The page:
Climate1x - Free Online Climate Science Course starts May 3rd

This is a guest post by the lecturer presenting edX's Climate1x course. Dr. Sara Harris teaches global climate change, environmental science, and oceanography in the department of Earth, Ocean, and Atmospheric Sciences at the University of British Columbia. She has a PhD in Oceanography from Oregon State University and a research background in paleoceanography and paleoclimate.

If you want to master the basics of climate science join Climate Change: The Science starting May 3rd on offered by the University of British Columbia.

More than 170 countries just signed the Paris Agreement with the goal to limit global warming to less than 2°C above pre-industrial values, and aim for less than 1.5°C. This course will help you understand what it will take for humanity to reach those goals, by learning how the climate system works.

If you’re a teacher, businessperson, journalist, student, gardener, politician, traveler, or simply an interested citizen, understanding the controls on climate and how human actions contribute to climate change can benefit you in your work and life.

The course is designed to help you be able to:

Activities are structured for you to practice with climate science concepts, and include:

You’ll have the opportunity to contribute content for other’s learning, by investigating climate change in your own region and posting your findings to course maps (e.g. Figure 1).  In past offerings, participants have written about bird migrations in Europe, heat waves in the Middle East, forest fires in Malaysia, sea level rise in Kiribati, and hundreds more topics.  This course will give you an excuse and the motivation to find out more about what’s going on near you, plus an opportunity to learn what’s happening in other communities around the planet.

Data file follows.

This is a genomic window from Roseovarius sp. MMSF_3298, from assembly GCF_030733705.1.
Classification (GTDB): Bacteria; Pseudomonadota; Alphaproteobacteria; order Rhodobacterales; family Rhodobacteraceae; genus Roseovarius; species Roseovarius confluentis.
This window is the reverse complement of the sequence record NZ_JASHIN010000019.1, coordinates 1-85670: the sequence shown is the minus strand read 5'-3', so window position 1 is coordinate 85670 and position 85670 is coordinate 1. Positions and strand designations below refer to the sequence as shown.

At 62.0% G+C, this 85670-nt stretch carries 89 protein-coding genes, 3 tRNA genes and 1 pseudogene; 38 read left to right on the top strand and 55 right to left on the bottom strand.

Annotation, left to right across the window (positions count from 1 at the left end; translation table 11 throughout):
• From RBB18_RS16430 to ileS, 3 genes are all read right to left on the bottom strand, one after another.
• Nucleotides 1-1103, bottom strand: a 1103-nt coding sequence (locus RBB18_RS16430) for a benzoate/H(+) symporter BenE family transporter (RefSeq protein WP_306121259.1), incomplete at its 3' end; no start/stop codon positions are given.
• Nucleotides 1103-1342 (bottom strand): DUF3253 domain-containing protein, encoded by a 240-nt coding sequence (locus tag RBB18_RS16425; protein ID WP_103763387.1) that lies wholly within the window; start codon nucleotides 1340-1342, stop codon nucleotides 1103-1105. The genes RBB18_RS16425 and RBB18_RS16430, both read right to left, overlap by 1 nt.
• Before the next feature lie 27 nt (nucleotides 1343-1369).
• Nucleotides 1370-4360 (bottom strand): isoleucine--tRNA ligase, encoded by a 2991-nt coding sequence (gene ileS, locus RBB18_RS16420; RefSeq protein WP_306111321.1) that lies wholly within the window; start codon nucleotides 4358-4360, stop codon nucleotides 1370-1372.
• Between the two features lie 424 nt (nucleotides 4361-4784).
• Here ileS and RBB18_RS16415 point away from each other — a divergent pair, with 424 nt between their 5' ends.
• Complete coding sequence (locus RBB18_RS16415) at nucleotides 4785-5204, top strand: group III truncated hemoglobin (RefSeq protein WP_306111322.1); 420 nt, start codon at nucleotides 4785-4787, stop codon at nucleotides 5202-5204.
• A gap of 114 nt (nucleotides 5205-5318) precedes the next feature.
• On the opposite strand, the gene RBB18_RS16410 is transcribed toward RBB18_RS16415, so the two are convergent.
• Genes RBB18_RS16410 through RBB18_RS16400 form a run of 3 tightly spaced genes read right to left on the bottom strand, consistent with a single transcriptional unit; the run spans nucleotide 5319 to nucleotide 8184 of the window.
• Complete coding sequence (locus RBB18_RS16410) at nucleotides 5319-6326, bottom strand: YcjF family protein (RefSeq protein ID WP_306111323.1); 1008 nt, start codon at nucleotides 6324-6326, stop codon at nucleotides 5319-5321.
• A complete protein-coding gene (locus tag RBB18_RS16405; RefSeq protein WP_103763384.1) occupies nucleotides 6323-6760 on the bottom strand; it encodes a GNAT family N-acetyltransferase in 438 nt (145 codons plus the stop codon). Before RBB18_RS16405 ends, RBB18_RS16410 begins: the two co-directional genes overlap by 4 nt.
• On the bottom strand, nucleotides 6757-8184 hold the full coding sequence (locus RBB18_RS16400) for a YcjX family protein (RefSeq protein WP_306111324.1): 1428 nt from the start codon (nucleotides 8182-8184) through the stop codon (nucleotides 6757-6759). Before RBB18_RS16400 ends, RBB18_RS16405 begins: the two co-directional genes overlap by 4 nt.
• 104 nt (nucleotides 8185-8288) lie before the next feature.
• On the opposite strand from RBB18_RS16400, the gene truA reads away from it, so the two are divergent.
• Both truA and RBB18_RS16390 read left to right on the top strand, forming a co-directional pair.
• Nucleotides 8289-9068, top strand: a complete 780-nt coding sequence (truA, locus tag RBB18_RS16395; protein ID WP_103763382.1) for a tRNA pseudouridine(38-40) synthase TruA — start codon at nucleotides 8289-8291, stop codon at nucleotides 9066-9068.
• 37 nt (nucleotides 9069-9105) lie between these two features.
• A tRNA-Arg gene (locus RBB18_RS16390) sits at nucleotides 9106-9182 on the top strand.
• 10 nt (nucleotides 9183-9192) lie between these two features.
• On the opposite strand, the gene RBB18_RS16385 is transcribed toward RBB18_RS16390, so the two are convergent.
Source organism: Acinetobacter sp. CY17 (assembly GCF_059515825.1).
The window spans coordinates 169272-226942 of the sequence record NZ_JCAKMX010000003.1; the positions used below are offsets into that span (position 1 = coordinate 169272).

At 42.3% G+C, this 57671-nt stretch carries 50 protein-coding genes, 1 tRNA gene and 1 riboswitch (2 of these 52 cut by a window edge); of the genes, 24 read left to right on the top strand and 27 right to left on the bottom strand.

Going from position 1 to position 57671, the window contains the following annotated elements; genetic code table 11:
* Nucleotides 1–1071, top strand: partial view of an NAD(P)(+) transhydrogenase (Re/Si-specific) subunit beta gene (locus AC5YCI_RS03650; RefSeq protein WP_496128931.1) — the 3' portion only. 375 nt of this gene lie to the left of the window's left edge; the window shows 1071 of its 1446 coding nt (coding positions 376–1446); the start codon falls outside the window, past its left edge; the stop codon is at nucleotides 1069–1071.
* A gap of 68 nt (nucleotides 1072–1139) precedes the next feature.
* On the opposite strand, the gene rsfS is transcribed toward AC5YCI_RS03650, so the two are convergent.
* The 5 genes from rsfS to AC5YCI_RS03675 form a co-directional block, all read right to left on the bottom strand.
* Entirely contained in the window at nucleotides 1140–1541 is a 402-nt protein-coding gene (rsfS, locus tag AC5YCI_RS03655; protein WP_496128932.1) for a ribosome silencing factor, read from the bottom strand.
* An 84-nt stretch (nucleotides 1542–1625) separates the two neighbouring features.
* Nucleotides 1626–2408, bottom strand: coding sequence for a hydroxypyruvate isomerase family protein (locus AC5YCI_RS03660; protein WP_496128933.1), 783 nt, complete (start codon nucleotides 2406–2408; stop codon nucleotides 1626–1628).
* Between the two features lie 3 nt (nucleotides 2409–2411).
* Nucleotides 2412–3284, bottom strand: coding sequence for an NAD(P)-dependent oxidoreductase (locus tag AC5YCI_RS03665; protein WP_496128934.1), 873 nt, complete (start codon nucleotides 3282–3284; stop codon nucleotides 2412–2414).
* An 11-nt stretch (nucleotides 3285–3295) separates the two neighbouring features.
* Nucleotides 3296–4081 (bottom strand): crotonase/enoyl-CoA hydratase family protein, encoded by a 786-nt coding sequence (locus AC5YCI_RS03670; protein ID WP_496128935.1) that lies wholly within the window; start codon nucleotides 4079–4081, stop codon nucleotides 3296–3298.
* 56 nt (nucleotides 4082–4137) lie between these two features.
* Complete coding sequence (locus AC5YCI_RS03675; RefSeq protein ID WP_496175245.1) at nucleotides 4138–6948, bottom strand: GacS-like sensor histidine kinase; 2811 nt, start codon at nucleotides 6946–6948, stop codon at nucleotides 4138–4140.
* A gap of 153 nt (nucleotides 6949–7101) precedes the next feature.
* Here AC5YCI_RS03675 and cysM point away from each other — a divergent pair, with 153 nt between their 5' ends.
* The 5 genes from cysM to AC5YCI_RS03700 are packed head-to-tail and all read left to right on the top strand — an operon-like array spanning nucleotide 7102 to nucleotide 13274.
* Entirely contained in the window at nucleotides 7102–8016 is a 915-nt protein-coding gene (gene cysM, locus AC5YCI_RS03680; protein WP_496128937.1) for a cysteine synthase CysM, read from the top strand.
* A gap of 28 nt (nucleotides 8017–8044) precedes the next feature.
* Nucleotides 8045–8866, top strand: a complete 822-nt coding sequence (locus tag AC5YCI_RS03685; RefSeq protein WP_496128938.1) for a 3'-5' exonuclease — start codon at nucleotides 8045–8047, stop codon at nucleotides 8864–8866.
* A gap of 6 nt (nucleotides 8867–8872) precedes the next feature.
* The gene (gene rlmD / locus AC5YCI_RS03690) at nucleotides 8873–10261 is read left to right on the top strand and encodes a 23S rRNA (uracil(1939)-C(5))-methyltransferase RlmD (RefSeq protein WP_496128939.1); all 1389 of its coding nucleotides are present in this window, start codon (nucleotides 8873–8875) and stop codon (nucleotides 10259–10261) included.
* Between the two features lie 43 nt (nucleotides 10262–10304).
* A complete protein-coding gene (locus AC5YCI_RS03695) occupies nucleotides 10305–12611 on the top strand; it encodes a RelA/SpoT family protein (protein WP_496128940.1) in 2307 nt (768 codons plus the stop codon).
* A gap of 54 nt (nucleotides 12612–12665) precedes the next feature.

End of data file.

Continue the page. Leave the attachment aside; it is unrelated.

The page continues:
Climate1x-MapFigure 1: Locations of contributors to the Climate Change Impacts Map during the most recent offering of Climate Change: The Science. Red pins each represent an essay written by a participant living in that location. Numbers in blue and yellow circles represent the number of essays from that region.

So far, the course has a 5-star rating.  And it’s free.  You can read reviews from past participants here and can sign up here.  Your timing can be flexible within a 6-week window starting May 3rd, so if you can’t join the course right away, there’s plenty of time to catch up.

If you want to be better able to interpret the news about climate change, evaluate evidence, and talk to your friends and neighbors about one of the most important issues of our time, this course could be for you. All are welcome.

Posted by Sara Harris on Wednesday, 27 April, 2016

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